5 Software Security Best Practices

In a world where cybersecurity breaches are growing steadily in frequency and intensity, software security is a critical consideration for businesses of all types and sizes.

Devising a plan for securing software, however, can be a major challenge today. Application architectures are becoming more and more complex as organizations migrate to microservices, multicloud or hybrid cloud environments and Internet of Things (IoT)-based infrastructures. At the same time, reliance on third-party code, such as open source modules and libraries, means that businesses need to worry about the security not just of the code they develop in-house, but also of the software supply chains on which they rely.

This article offers guidance on addressing these challenges by discussing five best practices for securing software today. It focuses in particular on techniques that can protect complex software that relies on third-party components and that runs in highly dynamic environments.

Best practices for software security

No matter which type of application you develop or how you deploy it, the following strategies will help keep it secure.

Know the components of your software

A 2021 report found that 70 percent of applications contain flaws that originate in open source components. The first step in protecting against risks like this is to identify the components within your applications so that you can determine whether they are vulnerable.

This is not a simple task, given that there are many ways in which open source components can find their ways into an application’s codebase. Developers could include libraries or modules dependencies within source code. They could copy and paste third-party code into their own codebase. They could incorporate external dependencies into container images. And so on.

Analyzing software components with JFrog Xray.

Analyzing software components with JFrog Xray.

In order to detect third-party components within your codebase at all layers of the codebase and all stages of development, you can use a Software Composition Analysis (SCA) tools. SCA tools can scan both source code and binaries to identify the components within them.

SCA tools work by parsing all layers of an application and looking for components that resemble those drawn from external sources, such as an open source software repository. They also check dependencies to determine which third-party components an application requires to run.

Continuously monitor for vulnerabilities

After identifying the components of your software, you should continuously scan vulnerability databases to determine whether any of those components contain known risks. Vulnerability databases track security flaws that are known to exist in open source libraries, modules and other resources that developers could incorporate into applications.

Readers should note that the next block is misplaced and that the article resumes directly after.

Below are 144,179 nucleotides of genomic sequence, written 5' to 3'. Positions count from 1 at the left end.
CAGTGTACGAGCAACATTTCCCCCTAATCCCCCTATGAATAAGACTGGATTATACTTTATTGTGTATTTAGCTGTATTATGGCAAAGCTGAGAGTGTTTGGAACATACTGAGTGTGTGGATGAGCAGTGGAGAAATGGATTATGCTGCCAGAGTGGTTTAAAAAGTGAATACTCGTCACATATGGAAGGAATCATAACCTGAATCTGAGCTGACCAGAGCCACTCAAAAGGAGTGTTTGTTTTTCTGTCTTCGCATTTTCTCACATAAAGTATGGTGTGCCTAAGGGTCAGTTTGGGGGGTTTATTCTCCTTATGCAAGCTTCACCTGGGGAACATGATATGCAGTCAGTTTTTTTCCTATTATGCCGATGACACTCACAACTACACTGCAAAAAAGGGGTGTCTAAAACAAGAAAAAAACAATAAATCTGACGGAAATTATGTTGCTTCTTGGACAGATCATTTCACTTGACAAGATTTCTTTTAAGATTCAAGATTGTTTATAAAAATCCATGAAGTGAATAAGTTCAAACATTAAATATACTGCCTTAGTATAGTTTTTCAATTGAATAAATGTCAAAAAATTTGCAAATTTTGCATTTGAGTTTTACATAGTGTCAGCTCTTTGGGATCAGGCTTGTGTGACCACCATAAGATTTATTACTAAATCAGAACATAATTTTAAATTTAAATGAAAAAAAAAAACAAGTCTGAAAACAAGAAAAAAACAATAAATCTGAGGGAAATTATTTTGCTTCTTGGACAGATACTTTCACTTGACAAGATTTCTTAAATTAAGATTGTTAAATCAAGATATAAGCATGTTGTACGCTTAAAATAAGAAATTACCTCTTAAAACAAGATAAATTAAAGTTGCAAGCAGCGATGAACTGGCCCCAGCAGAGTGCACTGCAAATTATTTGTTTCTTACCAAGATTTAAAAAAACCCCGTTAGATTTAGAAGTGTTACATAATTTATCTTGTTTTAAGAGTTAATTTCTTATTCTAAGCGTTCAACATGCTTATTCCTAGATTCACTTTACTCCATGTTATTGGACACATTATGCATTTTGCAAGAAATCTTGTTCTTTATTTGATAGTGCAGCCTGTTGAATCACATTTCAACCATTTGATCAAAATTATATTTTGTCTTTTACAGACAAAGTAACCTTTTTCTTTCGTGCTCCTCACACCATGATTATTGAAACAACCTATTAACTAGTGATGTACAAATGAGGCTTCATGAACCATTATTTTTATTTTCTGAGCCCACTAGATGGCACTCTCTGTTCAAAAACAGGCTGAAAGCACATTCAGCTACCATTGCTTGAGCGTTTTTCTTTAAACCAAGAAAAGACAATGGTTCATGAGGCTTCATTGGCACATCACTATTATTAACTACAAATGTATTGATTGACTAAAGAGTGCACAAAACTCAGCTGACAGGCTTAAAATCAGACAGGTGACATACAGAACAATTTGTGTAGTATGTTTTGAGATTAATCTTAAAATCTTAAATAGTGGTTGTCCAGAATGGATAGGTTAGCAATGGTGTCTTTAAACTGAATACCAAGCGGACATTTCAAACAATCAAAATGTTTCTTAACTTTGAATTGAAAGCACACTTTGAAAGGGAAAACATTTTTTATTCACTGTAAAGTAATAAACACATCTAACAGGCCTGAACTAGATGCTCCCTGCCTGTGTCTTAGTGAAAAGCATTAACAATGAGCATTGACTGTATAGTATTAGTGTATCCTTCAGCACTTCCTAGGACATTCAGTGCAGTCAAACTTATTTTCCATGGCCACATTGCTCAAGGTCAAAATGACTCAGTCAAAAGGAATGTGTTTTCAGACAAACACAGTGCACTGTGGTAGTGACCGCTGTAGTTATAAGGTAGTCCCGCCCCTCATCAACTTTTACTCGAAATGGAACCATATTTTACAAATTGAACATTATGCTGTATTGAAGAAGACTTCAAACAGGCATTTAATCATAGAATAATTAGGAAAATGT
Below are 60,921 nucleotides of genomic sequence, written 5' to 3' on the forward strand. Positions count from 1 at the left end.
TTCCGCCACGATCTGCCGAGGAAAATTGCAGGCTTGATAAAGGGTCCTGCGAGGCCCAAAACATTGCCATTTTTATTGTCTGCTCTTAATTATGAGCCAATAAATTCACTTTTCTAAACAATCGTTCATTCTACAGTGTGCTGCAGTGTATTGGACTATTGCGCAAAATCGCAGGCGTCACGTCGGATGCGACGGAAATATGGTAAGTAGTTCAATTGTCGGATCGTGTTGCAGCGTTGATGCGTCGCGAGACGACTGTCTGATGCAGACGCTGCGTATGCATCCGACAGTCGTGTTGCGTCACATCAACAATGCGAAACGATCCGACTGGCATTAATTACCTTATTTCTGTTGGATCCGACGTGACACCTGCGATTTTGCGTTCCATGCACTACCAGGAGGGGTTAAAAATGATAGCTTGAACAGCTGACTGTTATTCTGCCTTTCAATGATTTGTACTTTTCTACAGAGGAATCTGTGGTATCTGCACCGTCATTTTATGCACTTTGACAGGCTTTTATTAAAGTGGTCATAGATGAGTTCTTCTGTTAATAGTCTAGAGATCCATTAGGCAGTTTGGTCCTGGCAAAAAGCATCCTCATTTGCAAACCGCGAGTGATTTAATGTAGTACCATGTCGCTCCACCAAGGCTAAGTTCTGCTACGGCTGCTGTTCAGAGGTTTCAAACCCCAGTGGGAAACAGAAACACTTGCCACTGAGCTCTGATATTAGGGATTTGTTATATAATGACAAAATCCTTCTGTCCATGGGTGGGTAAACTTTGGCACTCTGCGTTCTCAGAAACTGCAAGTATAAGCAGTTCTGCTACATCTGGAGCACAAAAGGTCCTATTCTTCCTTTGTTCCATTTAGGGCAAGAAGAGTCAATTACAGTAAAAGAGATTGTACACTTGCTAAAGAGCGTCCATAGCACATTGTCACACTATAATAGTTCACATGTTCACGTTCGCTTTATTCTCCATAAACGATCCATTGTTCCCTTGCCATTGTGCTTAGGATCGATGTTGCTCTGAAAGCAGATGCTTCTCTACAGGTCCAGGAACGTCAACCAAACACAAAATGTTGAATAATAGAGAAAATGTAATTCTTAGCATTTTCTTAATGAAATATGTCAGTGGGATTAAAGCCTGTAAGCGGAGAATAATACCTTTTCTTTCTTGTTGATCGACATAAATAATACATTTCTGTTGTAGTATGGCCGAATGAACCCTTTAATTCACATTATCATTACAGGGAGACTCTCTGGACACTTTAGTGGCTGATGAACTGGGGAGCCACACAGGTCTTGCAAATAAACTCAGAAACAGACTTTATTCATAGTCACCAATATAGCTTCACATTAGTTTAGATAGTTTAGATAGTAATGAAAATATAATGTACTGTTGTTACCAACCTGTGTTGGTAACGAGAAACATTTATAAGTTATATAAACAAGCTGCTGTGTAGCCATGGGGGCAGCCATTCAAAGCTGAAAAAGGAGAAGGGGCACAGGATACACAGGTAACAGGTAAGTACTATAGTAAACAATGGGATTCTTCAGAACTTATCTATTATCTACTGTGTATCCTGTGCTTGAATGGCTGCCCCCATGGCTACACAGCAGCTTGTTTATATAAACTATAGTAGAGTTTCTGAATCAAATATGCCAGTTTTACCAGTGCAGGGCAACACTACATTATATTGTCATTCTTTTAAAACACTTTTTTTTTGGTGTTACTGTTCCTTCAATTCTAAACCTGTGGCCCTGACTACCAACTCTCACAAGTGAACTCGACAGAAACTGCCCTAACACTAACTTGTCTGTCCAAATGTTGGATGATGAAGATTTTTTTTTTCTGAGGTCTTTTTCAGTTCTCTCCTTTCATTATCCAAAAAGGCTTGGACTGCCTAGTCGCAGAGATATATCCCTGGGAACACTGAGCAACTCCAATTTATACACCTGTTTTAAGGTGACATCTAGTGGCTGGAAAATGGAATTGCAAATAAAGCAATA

Continuously monitoring vulnerability databases manually is not practical. Instead, use a vulnerability scanner, such as JFrog Xray, which automatically alerts you to security risks within software components. Xray also offers the advantage of being able to identify the components of your software, so that you don’t have to perform that step using a separate tool.

Vulnerability analysis with JFrog Xray.

Vulnerability analysis with JFrog Xray.

This means that, by using Xray, you don’t have to deploy different tools to identify components and check them for vulnerabilities.

Patch and update software

Keeping software patched and up-to-date is another basic safeguard against software security risks.

Knowing which components exist in your software is critical for ensuring that you patch and update your software comprehensively. If you don’t know about third-party components within your codebase, you can’t identify when patches or updates are available for those components.

Assess risks with threat intelligence

Not all software security risks pose an equal threat. Some flaws can only be exploited under unusual conditions, which may not exist in your configuration. Others may allow only for minor breaches, such as the leakage of debugging information that, generally speaking, is not highly sensitive from a security standpoint.

Given the variation in threat intensity, it’s wise to assess each risk that you discover within your codebase in order to determine which level of priority to assign it. Software scanners that incorporate threat intelligence reporting make this easy to do because they offer context on the seriousness of each vulnerability that they report.

Audit software configurations

Sometimes, the greatest software security risks lie not in software itself, but in the way it is configured. For example, an application that is designed for use only on a private network may become vulnerable if firewall rules expose it to the public Internet.

To protect against this type of risk, you should scan the configurations of the software environments in which applications run, in addition to scanning the applications themselves. Configuration auditing software can automatically assess your configurations and alert you to potential oversights that may enable or exacerbate software security problems.